Several states, including Ohio, are looking into new ways to help fathers who are behind on child support payments get back on track. The methods are intended to help men who want to meet their payment obligations but simply lack the money.
For example, Maryland has started a new program that will forgive 10 percent of a parent's child support debt if they agree to enroll in the Center for Urban Families' month-long employment training course and then land a job. If men complete a Responsible Fatherhood program, which includes education on filing for child support modification, another 15 percent of their debt will be written off. The state also has another "debt compromise" program that will forgive 50 percent of a parent's child support debt if they make payments for a full year. Maryland can forgive the debt because most back child support payments go to the state for reimbursement of welfare paid to the child's mother.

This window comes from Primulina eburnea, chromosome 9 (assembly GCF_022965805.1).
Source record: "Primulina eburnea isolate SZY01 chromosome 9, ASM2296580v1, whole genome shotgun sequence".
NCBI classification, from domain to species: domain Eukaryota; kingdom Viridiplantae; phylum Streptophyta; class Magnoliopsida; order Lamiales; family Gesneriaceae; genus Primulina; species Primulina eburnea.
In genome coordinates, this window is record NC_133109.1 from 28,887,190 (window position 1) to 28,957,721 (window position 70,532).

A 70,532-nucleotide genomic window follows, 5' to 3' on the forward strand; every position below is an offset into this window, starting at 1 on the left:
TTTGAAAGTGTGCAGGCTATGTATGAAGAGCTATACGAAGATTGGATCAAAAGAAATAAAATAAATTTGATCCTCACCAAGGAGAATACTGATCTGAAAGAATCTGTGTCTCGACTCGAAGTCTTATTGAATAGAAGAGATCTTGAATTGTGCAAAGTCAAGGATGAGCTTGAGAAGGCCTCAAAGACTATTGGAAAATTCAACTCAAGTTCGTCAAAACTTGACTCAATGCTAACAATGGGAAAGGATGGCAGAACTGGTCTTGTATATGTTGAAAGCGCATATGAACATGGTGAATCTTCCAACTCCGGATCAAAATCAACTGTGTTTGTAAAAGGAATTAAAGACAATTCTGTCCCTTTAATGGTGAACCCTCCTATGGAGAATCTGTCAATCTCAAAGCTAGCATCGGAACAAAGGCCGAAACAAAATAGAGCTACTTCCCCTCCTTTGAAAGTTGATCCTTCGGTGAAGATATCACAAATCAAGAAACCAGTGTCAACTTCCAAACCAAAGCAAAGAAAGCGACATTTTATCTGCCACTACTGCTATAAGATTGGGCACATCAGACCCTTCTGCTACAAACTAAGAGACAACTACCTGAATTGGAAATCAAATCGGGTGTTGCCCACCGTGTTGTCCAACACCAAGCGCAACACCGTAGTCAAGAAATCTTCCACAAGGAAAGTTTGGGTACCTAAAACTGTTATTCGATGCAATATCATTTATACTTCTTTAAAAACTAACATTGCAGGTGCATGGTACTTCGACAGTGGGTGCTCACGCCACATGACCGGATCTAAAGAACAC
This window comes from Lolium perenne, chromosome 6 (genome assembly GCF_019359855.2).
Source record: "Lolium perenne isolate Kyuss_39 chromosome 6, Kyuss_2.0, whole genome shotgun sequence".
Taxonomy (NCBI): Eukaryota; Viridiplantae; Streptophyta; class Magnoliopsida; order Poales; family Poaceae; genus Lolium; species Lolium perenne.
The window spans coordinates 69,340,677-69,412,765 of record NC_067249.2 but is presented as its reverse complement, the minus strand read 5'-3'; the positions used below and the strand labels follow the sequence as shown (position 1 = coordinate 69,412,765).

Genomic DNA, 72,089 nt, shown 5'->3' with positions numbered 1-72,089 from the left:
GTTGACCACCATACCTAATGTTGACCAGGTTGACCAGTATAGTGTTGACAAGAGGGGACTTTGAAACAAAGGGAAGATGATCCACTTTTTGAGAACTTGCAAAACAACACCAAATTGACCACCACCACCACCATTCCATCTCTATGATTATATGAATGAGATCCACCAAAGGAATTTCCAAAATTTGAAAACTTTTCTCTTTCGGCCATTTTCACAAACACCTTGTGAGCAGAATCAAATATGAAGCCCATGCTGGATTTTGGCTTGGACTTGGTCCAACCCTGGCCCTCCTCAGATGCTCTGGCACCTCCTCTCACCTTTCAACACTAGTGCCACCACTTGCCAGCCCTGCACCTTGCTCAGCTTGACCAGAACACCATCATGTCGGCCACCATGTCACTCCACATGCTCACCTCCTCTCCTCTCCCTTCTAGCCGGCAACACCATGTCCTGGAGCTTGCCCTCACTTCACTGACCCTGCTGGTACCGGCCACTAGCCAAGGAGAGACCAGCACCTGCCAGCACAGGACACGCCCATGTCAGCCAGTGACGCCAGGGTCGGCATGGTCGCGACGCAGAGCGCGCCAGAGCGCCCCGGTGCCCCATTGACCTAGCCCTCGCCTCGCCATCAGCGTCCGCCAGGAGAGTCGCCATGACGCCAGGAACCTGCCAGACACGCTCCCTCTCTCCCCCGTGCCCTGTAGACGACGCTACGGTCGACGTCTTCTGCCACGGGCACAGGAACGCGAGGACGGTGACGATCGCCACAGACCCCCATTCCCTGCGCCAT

Meanwhile, Ohio has experimented with sending simple phone, mail and text reminders to parents who fall behind on payments, and Texas has started contacting newly incarcerated parents to let them know they can apply to have their payments reduced while in jail. The Obama administration has also proposed new regulations that would "right size" child support agreements from the start, making sure they are based on what parents actually earn.
Any Ohio parent who is having difficulty keeping up with child support payments may wish to consult an attorney about child support modification. Likewise, an attorney could also help a parent who is not receiving court-ordered child support payments collect the money that is owed.